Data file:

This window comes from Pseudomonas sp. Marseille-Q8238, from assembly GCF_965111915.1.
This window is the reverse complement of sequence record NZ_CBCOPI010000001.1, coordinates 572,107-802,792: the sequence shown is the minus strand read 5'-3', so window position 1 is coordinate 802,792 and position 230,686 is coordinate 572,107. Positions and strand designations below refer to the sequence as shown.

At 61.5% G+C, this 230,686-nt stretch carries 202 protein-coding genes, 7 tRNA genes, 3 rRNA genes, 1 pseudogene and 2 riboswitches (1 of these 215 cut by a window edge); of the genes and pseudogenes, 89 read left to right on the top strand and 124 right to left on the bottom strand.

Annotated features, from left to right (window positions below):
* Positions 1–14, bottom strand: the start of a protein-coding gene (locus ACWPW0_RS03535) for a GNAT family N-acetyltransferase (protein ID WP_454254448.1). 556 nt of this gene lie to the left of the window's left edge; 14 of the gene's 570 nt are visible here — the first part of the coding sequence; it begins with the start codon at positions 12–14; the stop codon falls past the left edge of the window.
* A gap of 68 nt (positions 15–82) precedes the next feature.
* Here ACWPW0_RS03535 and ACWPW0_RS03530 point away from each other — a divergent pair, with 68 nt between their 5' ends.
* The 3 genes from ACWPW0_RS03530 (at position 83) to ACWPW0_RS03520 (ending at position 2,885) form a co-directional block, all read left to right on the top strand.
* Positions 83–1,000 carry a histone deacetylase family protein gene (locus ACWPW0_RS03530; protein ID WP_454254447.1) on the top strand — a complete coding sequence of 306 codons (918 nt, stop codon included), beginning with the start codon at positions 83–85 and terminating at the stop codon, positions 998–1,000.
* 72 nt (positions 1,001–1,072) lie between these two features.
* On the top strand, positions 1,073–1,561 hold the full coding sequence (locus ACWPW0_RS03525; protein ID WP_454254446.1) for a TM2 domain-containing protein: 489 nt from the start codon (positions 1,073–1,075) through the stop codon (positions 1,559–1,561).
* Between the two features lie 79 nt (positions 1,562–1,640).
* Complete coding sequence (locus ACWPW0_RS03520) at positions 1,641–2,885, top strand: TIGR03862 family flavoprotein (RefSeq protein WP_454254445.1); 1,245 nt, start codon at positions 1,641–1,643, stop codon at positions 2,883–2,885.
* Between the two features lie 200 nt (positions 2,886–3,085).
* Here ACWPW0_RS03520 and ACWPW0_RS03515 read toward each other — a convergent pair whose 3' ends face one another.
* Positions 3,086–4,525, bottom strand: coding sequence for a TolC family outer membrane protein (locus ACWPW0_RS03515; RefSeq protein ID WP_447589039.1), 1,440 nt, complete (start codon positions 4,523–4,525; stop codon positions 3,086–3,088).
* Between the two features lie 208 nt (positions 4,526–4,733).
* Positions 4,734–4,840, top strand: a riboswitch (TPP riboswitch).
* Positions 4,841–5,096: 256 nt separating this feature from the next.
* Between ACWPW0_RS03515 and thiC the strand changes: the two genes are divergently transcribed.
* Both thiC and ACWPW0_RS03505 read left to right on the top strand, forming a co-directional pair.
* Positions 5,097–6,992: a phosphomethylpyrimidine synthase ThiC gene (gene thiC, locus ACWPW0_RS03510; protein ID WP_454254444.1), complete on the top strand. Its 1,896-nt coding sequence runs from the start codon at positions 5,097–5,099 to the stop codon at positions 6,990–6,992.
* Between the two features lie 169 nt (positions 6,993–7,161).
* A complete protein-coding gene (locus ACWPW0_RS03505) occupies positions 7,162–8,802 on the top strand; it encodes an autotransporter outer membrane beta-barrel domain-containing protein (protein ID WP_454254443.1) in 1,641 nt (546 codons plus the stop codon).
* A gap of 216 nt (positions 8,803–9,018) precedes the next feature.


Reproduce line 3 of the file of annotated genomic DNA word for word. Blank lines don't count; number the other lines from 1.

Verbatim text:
At 61.5% G+C, this 230,686-nt stretch carries 202 protein-coding genes, 7 tRNA genes, 3 rRNA genes, 1 pseudogene and 2 riboswitches (1 of these 215 cut by a window edge); of the genes and pseudogenes, 89 read left to right on the top strand and 124 right to left on the bottom strand.